PiP – Permission in Principle
A PiP or Permission in Principle is a fairly new type of planning application introduced in 2018. It is a time limited application and is suitable for certain sites only – but if your site qualifies it could be very useful to use as part of your developments. It is similar to an outline planning application, but differs in a couple of aspects.
It is in two stages;
1) the initial Permission in Principle application and;
2) a technical details consent application (very similar to a full application)
What are the limitations of a PiP?
A Permission in Principle is suitable for developments of between 1 and 9 dwellings, total development of under 1,000 square metres and a site of under 1 hectare. It cannot be used for larger developments. It is time limited to 5 weeks from the day after the planning application has been validated. It can be on previously developed land or the curtilage thereof as well as undeveloped land.
Cost and how to apply for a PiP
At the time of writing the fee is £402 per 0.1 hectare for a Permission in Principle application. The most up to date fees can be found here. You will need to submit the form found here to the local planning authority with the correct fee. The items required are as follows:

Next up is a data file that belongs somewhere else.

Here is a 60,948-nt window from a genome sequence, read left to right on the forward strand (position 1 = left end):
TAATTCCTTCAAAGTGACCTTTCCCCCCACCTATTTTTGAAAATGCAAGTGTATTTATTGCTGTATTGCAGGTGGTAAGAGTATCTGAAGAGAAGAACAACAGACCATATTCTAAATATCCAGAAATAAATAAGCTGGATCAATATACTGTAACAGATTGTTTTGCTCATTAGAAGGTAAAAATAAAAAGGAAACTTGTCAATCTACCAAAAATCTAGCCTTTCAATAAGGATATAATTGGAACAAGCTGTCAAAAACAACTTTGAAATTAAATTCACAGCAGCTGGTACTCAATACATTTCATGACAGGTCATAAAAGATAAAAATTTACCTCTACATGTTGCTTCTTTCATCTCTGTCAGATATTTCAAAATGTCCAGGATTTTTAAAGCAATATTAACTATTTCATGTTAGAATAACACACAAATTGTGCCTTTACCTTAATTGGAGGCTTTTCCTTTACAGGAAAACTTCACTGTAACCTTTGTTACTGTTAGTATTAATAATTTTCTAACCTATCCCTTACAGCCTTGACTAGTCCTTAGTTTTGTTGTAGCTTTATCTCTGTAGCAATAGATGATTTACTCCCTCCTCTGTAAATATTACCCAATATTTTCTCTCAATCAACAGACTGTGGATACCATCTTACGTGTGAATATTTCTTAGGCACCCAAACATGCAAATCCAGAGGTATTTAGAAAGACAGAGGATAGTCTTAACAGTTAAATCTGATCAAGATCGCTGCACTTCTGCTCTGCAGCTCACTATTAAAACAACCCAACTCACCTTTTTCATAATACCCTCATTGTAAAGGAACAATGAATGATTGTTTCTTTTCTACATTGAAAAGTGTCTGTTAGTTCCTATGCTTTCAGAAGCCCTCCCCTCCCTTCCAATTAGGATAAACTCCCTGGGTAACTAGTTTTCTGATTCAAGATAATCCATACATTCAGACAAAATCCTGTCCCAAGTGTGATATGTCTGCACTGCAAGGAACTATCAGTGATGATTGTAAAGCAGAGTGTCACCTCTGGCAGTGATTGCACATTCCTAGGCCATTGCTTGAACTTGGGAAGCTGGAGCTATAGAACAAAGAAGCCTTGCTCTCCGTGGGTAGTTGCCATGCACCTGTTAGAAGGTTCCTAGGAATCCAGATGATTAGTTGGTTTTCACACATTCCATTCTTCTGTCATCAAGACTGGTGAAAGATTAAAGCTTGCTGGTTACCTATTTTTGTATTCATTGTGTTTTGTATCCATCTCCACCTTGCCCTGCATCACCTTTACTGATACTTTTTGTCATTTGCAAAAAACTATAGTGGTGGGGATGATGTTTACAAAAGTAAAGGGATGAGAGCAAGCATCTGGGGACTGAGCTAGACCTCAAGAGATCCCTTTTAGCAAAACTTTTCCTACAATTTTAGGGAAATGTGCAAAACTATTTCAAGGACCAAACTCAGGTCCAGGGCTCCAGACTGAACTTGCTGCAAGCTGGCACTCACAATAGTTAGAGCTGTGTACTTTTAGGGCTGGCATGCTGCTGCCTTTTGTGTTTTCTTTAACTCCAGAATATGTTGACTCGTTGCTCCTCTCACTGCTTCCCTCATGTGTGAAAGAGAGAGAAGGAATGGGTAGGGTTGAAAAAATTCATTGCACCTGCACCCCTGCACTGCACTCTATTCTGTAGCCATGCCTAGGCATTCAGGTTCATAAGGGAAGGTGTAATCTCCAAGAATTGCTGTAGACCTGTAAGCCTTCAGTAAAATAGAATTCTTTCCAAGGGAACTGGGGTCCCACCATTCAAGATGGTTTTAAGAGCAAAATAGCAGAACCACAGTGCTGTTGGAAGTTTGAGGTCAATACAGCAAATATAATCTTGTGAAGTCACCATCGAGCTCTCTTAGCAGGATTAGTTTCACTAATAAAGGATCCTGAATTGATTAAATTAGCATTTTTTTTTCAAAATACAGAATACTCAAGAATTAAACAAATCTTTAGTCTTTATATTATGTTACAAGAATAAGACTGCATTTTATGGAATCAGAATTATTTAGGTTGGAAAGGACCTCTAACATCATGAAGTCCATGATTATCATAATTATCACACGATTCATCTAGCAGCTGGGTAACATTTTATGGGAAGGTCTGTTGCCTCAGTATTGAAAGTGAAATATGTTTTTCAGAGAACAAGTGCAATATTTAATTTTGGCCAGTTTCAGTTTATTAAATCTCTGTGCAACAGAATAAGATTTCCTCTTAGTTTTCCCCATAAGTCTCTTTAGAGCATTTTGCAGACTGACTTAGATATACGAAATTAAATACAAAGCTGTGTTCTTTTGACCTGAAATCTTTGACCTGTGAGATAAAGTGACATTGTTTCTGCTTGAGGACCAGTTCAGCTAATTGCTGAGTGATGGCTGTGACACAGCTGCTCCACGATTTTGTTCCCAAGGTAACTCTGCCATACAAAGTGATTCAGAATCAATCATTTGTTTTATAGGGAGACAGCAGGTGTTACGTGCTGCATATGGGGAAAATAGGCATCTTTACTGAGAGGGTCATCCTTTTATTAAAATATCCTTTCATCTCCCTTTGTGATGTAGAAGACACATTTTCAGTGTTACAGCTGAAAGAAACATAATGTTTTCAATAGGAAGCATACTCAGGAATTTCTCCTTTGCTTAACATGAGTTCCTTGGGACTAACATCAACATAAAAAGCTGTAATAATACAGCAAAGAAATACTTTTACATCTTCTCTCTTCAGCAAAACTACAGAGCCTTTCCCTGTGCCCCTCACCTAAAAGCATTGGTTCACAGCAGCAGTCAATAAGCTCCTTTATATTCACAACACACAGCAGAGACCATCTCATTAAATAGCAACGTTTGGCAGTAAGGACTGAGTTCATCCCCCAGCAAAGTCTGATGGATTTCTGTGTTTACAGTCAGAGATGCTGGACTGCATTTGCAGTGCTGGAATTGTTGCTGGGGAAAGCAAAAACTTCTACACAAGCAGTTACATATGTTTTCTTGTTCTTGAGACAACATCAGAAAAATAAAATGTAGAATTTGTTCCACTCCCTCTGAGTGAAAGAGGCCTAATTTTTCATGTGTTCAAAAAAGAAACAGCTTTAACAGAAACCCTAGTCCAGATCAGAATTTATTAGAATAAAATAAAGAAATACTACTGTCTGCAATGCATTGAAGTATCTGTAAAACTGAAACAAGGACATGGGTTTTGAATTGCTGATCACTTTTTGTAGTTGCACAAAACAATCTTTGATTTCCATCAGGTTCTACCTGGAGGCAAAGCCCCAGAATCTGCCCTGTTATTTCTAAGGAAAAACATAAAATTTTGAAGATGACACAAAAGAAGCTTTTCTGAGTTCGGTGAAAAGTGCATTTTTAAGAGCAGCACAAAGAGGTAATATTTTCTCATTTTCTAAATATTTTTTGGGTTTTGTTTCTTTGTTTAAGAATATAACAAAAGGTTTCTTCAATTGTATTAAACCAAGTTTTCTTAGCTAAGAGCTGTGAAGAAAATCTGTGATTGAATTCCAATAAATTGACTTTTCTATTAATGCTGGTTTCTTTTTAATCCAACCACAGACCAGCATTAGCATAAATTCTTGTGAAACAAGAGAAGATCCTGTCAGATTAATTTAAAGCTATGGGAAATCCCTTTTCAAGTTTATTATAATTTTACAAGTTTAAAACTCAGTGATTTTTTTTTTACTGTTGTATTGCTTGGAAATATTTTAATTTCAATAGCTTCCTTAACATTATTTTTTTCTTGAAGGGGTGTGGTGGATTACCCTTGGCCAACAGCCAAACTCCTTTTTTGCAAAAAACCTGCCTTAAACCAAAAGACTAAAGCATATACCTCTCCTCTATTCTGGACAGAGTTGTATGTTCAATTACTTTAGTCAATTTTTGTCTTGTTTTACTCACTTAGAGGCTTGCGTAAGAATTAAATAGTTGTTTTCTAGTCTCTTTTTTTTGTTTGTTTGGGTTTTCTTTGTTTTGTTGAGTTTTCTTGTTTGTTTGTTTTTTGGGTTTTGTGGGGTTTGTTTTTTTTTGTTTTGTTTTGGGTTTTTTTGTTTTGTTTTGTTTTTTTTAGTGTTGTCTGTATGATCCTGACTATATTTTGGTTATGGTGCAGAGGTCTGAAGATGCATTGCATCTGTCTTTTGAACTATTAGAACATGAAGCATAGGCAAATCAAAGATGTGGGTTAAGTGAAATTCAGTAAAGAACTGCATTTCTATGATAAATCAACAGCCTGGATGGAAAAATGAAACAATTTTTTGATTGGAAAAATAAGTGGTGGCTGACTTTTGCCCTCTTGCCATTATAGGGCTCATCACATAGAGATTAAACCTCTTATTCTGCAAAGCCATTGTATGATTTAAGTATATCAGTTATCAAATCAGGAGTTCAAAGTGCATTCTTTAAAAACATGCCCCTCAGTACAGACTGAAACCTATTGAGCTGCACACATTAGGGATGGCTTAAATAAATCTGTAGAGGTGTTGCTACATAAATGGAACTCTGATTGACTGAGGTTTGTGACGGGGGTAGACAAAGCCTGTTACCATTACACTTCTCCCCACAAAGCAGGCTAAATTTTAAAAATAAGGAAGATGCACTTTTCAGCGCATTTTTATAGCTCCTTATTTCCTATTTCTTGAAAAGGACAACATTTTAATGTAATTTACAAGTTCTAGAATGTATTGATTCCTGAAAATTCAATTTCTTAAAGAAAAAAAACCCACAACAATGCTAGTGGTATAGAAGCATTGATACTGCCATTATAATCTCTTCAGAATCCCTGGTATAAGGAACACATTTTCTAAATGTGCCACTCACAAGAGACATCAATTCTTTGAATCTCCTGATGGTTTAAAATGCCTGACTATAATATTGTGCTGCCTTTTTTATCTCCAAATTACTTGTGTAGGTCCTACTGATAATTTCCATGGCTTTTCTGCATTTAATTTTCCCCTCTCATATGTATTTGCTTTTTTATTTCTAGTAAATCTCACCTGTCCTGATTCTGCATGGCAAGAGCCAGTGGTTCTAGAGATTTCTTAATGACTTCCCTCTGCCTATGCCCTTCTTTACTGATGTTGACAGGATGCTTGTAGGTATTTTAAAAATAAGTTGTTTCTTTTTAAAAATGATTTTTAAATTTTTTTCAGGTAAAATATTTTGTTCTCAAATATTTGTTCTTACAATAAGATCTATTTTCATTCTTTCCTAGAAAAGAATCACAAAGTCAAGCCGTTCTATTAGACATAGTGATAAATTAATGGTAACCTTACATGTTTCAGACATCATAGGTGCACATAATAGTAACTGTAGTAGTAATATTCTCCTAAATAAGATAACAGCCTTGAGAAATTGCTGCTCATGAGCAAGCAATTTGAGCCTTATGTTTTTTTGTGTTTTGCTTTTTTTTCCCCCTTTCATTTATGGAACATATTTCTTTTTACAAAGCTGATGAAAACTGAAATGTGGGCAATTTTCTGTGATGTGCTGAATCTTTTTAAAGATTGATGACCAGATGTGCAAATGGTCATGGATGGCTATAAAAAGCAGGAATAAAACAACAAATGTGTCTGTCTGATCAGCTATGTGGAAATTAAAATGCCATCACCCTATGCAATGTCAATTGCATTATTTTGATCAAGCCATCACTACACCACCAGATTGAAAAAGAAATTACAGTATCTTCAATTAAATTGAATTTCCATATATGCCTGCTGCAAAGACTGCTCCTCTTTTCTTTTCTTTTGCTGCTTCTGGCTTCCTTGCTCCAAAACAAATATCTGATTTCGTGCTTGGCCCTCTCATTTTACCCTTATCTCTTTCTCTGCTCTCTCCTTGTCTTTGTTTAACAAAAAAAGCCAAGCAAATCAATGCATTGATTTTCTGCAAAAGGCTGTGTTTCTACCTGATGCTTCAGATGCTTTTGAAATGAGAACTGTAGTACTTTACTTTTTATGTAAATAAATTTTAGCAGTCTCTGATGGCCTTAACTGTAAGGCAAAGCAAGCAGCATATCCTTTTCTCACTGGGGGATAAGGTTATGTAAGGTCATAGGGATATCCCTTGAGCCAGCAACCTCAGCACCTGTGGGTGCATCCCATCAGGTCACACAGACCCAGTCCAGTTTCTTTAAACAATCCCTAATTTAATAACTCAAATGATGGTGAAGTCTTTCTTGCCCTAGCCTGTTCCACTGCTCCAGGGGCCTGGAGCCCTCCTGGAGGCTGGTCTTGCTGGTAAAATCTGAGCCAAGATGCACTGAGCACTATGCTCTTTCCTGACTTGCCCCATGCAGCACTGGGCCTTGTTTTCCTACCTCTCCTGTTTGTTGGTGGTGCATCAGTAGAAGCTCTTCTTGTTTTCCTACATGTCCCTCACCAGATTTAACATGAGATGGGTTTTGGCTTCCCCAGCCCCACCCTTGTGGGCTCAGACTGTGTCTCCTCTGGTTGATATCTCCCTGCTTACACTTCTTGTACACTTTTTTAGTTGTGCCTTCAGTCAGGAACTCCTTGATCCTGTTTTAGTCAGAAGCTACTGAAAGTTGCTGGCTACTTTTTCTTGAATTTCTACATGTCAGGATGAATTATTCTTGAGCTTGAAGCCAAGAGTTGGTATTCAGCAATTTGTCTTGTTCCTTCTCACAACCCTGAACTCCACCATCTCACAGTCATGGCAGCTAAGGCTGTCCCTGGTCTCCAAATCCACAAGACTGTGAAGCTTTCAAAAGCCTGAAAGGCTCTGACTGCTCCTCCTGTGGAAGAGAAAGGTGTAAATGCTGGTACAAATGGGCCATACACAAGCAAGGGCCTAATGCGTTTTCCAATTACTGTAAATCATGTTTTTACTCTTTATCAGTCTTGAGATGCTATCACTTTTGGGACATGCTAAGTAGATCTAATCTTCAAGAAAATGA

- completed application form
- plan which identifies the land to which the application relates. This must be drawn to an identified scale showing the direction of north
- the correct application fee
The application form can be found here.
You might wish to submit a planning and heritage statement as well. No plans of dwellings are required at this stage, this is dealt with in stage 2 (technical details consent). You can specify the number of dwellings, or simply leave it as between one and nine dwellings. For smaller sites, it might be prudent to specify the number planned.
Decision making process
Following a valid application, a decision on whether to grant permission in principle to a site must be made in accordance with relevant policies in the development plan, unless there are material considerations, such as those in the National Planning Policy Framework and national guidance which indicate otherwise.
The scope of matters which can be considered with Permission in Principle is limited to:
- location of the site
- the type of land use proposed
- the amount of development.
Issues relevant to these ‘in principle’ matters should be considered at stage 1 (the permission in principle stage).
All other matters should be considered at stage 2 (the technical details consent stage). You will have a period of three years from consent of the first stage to submit the technical details consent in stage 2.
Further guidance or reference
For further information you are welcome to consult the Government guidance on Permission in Principle.
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